An Arizona woman filed a putative class action on October 1, 2013, against Progressive Financial Services Inc. accusing the collection agency of breaching the Telephone Consumer Protection Act by autodialing her cellphone in pursuit of someone else’s debt.
Denise Ortiz says the company made an unsolicited call to her cellphone last month using an automatic telephone dialing system that played a pre-recorded message seeking to collect that debt, which wound up costing her because her phone service charges for all incoming calls.
She seeks to represent a nationwide class of people who received unsolicited, autodialed, recorded messages from Progressive Financial within the past four years, seeking $500 for negligent violation of the TCPA and up to three times that amount if the alleged breach is found to be knowing or willful, according to the complaint.
In her complaint, Ortiz relies on a May 2012 Seventh Circuit ruling in Soppet et al. v. Enhanced Recovery Co. LLC that dealt with robocalls placed to the wrong party. In the first appellate ruling tackling the issue, the Seventh Circuit ruled that Enhanced Recovery, a debt collector hired by AT&T could not continue to call the cellphone numbers of consenting debtors after those numbers had been reassigned.
The appeals panel said Section 227 of the TCPA uses the phrase “called party” to clearly refer to the current subscriber of a phone number, rejecting Enhanced Recovery’s argument that the phrase refers instead to the intended recipient of the call.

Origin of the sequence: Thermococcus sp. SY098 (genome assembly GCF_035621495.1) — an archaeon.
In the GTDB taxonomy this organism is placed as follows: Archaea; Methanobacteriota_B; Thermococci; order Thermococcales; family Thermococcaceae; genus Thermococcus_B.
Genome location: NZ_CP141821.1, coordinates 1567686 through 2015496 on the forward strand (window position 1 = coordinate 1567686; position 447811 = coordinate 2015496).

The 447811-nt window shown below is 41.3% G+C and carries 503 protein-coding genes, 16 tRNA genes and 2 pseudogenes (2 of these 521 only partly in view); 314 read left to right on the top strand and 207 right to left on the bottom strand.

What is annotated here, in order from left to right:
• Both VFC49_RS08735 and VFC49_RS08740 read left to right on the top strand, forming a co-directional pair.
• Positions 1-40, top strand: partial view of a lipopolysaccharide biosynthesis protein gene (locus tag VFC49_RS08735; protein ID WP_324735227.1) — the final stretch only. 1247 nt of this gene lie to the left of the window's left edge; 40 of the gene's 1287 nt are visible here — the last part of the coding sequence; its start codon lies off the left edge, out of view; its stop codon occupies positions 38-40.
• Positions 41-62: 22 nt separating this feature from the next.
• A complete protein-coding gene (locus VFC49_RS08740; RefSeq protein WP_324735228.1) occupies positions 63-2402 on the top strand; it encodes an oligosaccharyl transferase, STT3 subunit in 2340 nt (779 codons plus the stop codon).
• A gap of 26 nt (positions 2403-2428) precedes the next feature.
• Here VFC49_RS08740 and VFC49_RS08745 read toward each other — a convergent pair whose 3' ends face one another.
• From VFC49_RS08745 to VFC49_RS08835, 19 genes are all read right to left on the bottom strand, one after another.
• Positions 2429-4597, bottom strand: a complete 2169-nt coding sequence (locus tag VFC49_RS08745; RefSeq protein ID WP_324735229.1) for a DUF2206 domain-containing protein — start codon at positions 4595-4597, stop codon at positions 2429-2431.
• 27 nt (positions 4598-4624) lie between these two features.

Ortiz also relies on the Ninth Circuit’s ruling last October in Meyer v. Portfolio Recovery Associates as support for the validity of her claims. In that case, an appeals panel upheld the provisional certification of a class action accusing Portfolio Recovery, a debt collection agency, of autodialing debtors without their consent, saying the claims raised met the commonality, typicality and adequacy requirements for certification. The Ninth Circuit ruling also upheld a preliminary injunction restraining PRA from using an autodialer system to place calls to cellphones with numbers that were obtained via an information gathering process known as skip-tracing.
The case is Ortiz v. Progressive Financial Services Inc., case number 2:13-cv-01866, in the U.S. District Court for the District of Arizona.
Categories: Class Actions of Interest